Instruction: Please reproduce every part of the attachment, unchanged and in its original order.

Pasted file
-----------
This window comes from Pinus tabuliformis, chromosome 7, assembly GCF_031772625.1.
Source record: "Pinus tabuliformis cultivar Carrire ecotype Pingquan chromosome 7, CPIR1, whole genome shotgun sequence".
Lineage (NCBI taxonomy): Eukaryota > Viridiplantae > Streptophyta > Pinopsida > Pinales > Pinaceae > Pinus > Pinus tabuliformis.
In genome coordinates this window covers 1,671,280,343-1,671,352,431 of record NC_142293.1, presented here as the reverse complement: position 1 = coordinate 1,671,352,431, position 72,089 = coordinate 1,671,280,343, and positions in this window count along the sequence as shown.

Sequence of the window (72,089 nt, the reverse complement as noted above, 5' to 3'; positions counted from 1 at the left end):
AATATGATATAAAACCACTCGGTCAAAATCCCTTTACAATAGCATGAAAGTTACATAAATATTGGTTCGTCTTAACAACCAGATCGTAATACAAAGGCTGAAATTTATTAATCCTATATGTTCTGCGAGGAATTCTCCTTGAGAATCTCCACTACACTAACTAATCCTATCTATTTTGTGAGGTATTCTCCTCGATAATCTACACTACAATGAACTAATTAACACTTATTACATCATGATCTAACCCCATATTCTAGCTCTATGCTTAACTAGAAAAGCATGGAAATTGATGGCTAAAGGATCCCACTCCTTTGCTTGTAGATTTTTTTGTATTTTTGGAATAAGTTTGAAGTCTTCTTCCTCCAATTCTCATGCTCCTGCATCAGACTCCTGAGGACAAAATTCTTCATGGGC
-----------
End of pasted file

This window comes from Pinus tabuliformis, chromosome 7, assembly GCF_031772625.1.
Source record: "Pinus tabuliformis cultivar Carrire ecotype Pingquan chromosome 7, CPIR1, whole genome shotgun sequence".
Lineage (NCBI taxonomy): Eukaryota > Viridiplantae > Streptophyta > Pinopsida > Pinales > Pinaceae > Pinus > Pinus tabuliformis.
In genome coordinates this window covers 1,671,280,343-1,671,352,431 of record NC_142293.1, presented here as the reverse complement: position 1 = coordinate 1,671,352,431, position 72,089 = coordinate 1,671,280,343, and positions in this window count along the sequence as shown.

Sequence of the window (72,089 nt, the reverse complement as noted above, 5' to 3'; positions counted from 1 at the left end):
AATATGATATAAAACCACTCGGTCAAAATCCCTTTACAATAGCATGAAAGTTACATAAATATTGGTTCGTCTTAACAACCAGATCGTAATACAAAGGCTGAAATTTATTAATCCTATATGTTCTGCGAGGAATTCTCCTTGAGAATCTCCACTACACTAACTAATCCTATCTATTTTGTGAGGTATTCTCCTCGATAATCTACACTACAATGAACTAATTAACACTTATTACATCATGATCTAACCCCATATTCTAGCTCTATGCTTAACTAGAAAAGCATGGAAATTGATGGCTAAAGGATCCCACTCCTTTGCTTGTAGATTTTTTTGTATTTTTGGAATAAGTTTGAAGTCTTCTTCCTCCAATTCTCATGCTCCTGCATCAGACTCCTGAGGACAAAATTCTTCATGGGC